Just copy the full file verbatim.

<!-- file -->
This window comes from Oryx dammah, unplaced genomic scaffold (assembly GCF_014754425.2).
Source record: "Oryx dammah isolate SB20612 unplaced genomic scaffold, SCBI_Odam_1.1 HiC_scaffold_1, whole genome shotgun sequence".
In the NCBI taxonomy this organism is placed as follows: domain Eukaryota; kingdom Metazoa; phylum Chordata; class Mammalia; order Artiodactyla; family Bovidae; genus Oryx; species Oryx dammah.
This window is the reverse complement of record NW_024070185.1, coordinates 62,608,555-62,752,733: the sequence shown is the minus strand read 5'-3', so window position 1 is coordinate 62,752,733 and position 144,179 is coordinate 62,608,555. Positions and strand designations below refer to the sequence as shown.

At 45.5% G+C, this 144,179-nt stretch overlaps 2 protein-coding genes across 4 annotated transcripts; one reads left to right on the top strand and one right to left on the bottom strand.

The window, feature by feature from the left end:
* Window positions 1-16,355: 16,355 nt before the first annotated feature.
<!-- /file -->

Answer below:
This window comes from Oryx dammah, unplaced genomic scaffold (assembly GCF_014754425.2).
Source record: "Oryx dammah isolate SB20612 unplaced genomic scaffold, SCBI_Odam_1.1 HiC_scaffold_1, whole genome shotgun sequence".
In the NCBI taxonomy this organism is placed as follows: domain Eukaryota; kingdom Metazoa; phylum Chordata; class Mammalia; order Artiodactyla; family Bovidae; genus Oryx; species Oryx dammah.
This window is the reverse complement of record NW_024070185.1, coordinates 62,608,555-62,752,733: the sequence shown is the minus strand read 5'-3', so window position 1 is coordinate 62,752,733 and position 144,179 is coordinate 62,608,555. Positions and strand designations below refer to the sequence as shown.

At 45.5% G+C, this 144,179-nt stretch overlaps 2 protein-coding genes across 4 annotated transcripts; one reads left to right on the top strand and one right to left on the bottom strand.

The window, feature by feature from the left end:
* Window positions 1-16,355: 16,355 nt before the first annotated feature.